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In David Barstow’s terrific New York Times piece about the tea party movement, he included the following line: “It is a sprawling rebellion, but running through it is a narrative of impending tyranny.” Jay Rosen has a problem with this:

That sounds like the Tea Party movement I have observed, so the truth of the sentence is not in doubt. But what about the truth of the narrative? David Barstow is a Pulitzer Prize winning investigative reporter for the New York Times. He ought to know whether the United States is on the verge of losing its democracy and succumbing to an authoritarian or despotic form of government…..Seriously: Why is this phrase, impending tyranny, just sitting there, as if Barstow had no way of knowing whether it was crazed and manipulated or verifiable and reasonable? If we credit the observation that a great many Americans drawn to the Tea Party live in fear that the United States is about to turn into a tyranny, with rigged elections, loss of civil liberties, no more free press, a police state… can we also credit the professional attitude that refuses to say whether this fear is reality-based? I don’t see how we can.

….No fair description of the current situation, nothing in what the Washington bureau and investigative staff of the New York Times has picked up from its reporting, would support a characterization like “impending tyranny.” In a word, the Times editors and Barstow know this narrative is nuts, but something stops them from saying so— despite the fact that they must have spent over $100,000 on this one story. And whatever that thing is, it’s not the reluctance to voice an opinion in the news columns, but a reluctance to report a fact in the news columns, the fact that the “narrative of impending tyranny” is ungrounded in any observable reality, even though the sense of grievance within the Tea Party movement is truly felt and politically consequential.

I think this is seriously misguided. Sure, Barstow probably wants to refrain from outright opinion mongering in a new story. But as Rosen says, that’s not really the issue here. The real issue is simpler: Barstow wants to treat his readers as adults.

Here’s a similar situation that I ran across a few years ago. In the LA Times, Barbara Demick (I think) was able to score a rare, long interview with a high-ranking official of the North Korean government. The resulting story basically provided the DPRK view of things, and as you might expect, that view was pretty divorced from reality. Conservatives were outraged. How could she report this stuff with a straight face? Why was she providing Kim Jong-il’s thuggish regime with this kind of cover?

But I found the story fascinating and I thought the conservative critique was as misguided as Rosen’s. Demick made it perfectly clear who she was dealing with, and I knew perfectly well that North Korea is a brutal dictatorship whose views can hardly be taken at face value. Everyone bright enough to read the LA Times in the first place knows that. She didn’t have to treat us like fourth graders and tell us explicitly.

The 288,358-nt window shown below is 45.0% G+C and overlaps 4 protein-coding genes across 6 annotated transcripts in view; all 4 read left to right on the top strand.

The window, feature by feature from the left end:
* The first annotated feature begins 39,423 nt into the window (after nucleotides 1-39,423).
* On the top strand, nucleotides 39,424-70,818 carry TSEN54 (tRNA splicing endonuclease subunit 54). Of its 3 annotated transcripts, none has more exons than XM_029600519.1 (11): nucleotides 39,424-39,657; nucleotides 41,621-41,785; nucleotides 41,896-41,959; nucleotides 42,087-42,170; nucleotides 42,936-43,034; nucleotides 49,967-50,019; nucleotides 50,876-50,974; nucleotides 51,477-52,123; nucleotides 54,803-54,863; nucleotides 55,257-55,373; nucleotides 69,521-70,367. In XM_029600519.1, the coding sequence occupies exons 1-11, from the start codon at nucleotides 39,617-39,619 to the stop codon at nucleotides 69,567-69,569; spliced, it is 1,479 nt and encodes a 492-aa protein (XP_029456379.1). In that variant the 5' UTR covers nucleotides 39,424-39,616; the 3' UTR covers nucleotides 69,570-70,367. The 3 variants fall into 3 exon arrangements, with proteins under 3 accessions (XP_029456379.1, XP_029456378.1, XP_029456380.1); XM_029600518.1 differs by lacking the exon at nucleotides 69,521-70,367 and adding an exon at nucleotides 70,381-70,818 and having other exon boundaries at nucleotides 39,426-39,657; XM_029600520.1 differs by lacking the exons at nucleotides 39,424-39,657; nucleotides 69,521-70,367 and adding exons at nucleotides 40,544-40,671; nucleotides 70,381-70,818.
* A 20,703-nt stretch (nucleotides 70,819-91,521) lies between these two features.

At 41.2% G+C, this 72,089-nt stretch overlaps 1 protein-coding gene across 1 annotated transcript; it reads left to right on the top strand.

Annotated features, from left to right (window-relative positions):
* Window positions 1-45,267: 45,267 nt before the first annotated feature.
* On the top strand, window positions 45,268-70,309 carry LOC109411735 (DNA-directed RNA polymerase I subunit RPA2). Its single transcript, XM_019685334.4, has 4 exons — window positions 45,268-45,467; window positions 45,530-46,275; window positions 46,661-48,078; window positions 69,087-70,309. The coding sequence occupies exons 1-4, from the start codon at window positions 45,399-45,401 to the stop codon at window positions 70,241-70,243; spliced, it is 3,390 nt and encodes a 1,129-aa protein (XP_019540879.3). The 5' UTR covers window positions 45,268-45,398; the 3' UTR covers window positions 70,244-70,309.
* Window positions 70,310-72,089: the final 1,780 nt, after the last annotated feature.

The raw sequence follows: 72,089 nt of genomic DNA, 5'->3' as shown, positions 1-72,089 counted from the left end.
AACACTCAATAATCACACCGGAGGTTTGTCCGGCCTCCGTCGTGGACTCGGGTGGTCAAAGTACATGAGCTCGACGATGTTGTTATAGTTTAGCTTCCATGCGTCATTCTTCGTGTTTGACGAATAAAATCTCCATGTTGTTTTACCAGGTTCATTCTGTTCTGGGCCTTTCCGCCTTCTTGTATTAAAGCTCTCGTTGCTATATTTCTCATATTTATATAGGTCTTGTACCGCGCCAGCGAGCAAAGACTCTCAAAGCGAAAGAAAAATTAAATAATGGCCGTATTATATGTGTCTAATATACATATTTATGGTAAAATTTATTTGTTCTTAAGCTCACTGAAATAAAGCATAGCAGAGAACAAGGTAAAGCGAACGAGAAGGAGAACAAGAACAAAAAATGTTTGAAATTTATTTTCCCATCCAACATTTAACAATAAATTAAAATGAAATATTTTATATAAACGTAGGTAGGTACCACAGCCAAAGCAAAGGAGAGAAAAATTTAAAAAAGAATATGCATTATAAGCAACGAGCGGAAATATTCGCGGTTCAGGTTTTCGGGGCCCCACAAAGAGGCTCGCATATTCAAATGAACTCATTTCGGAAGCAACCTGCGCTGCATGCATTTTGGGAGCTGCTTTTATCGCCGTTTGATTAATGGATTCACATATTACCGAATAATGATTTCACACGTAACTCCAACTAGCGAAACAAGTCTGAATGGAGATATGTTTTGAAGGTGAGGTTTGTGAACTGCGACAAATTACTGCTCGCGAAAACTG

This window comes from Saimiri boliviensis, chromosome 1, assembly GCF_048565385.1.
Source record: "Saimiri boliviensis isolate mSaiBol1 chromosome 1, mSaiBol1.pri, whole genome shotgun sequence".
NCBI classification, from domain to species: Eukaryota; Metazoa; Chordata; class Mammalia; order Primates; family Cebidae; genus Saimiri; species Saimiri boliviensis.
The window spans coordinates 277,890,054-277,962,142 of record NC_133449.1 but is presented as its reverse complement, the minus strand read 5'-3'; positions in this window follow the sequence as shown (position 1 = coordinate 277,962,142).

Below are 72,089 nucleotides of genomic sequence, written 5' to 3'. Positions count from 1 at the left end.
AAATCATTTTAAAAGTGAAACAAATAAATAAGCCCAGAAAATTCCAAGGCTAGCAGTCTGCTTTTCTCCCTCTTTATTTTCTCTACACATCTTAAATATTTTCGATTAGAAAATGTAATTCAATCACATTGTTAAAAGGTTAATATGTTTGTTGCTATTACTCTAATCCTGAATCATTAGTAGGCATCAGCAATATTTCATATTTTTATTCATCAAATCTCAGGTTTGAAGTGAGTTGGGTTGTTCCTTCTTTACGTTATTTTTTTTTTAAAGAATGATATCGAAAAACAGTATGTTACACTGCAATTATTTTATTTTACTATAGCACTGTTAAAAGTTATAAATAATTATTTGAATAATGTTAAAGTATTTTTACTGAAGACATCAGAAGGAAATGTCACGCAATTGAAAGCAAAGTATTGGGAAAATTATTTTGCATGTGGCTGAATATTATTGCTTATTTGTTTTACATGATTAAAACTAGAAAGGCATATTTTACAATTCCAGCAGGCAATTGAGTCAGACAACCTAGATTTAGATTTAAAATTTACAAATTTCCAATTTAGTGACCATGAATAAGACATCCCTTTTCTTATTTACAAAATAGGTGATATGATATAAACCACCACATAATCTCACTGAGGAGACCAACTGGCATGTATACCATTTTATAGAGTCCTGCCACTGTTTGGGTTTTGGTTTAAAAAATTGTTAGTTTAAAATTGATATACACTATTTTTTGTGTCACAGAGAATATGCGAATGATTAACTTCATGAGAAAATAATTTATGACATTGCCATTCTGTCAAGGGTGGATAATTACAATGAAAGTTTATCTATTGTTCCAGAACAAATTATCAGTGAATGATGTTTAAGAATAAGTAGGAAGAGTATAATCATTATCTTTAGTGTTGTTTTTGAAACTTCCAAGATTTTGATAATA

Ditto for Barstow and his piece on the tea partiers. He’s not writing for fourth graders. He’s writing for literate adults who know perfectly well that a “narrative of impending tyranny” is nuts. If he wrote a piece about a cult that thinks the world is flat, would he really need to add a sentence telling us that, in fact, this is crazy because there’s a mountain of evidence telling us the world is round?

Reporters for the New York Times aren’t writing grade school primers. They don’t have to tell us at every turn that the Holocaust was evil, that the earth revolves around the sun, that North Korea is a horrible dictatorship, or that the United States is not about to fall into tyranny. Just as I didn’t explicitly say in this post that I didn’t quote Rosen’s entire argument above. You already know this, and you’d think I was treating you like idiots if I insisted on mentioning it in every blog post. Barstow’s only crime was not treating his readers like idiots. We should all be fine with that.

Via Conor Friedersdorf, who has actually talked to conservatives who use the “impending tyranny” trope and says that sometimes it’s nuts, but other times it’s just hyperbole.

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THE TRUTH...

is the first thing despots go after. An unwavering commitment to it is probably what draws you to Mother Jones' journalism. And as we're seeing in the US and the world around, authoritarians seek to poison the discourse and the way we relate to each other because they can't stand people coming together around a shared sense of the truth—it's a huge threat to them.

Which is also a pretty great way to describe Mother Jones' mission: People coming together around the truth to hold power accountable.

And right now, we need to raise about $400,000 from our online readers over the next two months to hit our annual goal and make good on that mission. Read more about the information war we find ourselves in and how people-powered, independent reporting can and must rise to the challenge—and please support our team's truth-telling journalism with a donation if you can right now.

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